• Achille Mbembe


This chapter assumes that the ultimate expression of sovereignty resides, to a large degree, in the power and the capacity to dictate who may live and who must die.1 Hence, to kill or to allow to live constitutes the limits of sovereignty, its fundamental attributes. To exercise sovereignty is to exercise control over mortality and to define life as the deployment and manifestation of power.


English Translation Child Soldier Suicide Bomber Bare Life Terror Formation 
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    The chapter distances itself from traditional accounts of sovereignty found in the discipline of political science and the subdiscipline of international relations. For the most part, these accounts locate sovereignty within the boundaries of the nation-state, within institutions empowered by the state or within supranational institutions and networks. See, for example, Sovereignty at the Millennium, special issue, Political Studies, 47 (1999). My own approach builds on Michel Foucault’s critique of the notion of sovereignty and its relation to war and biopower in II faut défendre la société: Cours au Collège de France, 1975–1976 (Paris: Seuil, 1997), 37–55, 75–100, 125–48, 213–44. English translation: Michel Foucault, Society Must Be Defended: Lectures at the College de France, 1975–76 (London: Allen Lane, 2003), 43–64, 87–114, 141–66, 239–64.Google Scholar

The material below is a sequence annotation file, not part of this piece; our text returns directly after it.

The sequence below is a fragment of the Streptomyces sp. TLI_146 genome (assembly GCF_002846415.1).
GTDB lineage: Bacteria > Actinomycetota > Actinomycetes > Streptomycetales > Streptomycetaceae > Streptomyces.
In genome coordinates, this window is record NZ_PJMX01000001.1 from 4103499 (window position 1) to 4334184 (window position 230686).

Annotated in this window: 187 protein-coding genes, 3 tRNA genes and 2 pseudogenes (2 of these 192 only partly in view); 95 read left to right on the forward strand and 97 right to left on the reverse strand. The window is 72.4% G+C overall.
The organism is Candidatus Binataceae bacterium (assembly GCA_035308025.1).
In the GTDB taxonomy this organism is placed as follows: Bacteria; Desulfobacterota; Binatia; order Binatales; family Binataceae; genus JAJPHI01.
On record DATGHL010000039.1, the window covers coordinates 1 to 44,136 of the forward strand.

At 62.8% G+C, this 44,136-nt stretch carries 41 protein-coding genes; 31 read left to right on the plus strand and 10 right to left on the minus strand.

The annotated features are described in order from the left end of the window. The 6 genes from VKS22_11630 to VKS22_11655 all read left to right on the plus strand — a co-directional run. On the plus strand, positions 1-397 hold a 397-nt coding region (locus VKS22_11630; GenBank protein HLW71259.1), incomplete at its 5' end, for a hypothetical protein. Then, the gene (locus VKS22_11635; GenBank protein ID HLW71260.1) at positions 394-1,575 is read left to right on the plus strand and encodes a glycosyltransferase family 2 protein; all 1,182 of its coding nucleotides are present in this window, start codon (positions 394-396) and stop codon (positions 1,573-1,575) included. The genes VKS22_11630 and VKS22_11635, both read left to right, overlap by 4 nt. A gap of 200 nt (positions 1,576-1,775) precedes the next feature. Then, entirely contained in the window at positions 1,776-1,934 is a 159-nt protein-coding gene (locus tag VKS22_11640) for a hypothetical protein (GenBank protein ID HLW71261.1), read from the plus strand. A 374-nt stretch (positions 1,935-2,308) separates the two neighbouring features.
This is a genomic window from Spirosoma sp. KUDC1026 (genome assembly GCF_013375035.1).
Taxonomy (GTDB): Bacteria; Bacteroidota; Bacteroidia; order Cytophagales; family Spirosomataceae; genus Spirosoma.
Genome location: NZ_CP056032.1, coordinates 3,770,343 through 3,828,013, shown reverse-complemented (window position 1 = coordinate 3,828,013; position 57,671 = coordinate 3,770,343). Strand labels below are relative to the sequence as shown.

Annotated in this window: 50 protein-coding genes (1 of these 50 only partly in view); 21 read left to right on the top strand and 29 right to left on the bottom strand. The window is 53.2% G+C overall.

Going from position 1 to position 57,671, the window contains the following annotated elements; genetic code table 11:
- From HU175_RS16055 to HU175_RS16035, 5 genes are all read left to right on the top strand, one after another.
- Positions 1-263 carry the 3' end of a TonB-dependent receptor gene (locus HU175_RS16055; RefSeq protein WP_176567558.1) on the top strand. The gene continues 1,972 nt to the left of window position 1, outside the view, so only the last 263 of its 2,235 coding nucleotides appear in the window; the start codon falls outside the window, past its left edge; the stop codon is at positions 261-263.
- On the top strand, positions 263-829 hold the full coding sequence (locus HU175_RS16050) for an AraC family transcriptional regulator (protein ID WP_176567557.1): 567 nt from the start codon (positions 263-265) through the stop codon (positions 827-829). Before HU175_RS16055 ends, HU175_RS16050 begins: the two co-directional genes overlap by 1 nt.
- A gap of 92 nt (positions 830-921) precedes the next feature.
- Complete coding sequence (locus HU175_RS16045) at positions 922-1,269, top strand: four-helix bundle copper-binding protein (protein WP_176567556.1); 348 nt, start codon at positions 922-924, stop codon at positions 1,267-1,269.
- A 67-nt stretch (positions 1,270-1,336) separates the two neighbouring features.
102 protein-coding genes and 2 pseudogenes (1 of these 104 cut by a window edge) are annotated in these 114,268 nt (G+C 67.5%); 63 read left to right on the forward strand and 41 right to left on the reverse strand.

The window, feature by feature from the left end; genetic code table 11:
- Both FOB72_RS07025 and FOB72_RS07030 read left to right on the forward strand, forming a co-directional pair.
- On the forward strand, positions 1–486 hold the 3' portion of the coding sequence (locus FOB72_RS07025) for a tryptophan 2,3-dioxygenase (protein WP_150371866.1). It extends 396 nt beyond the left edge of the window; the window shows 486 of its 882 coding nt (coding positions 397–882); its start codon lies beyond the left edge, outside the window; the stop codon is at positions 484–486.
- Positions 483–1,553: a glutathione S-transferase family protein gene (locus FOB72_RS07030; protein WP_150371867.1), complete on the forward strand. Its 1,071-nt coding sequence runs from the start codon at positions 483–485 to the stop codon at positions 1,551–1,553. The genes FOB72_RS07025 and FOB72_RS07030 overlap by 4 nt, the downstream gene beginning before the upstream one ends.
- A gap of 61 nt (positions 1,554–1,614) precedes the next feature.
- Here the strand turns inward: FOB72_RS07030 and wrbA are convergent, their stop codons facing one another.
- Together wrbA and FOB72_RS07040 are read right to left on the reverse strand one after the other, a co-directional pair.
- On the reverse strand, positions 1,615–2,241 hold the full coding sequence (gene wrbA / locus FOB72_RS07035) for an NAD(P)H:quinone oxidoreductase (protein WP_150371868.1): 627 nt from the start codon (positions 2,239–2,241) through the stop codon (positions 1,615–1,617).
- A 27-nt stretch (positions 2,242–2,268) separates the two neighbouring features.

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© Achille Mbembe 2008

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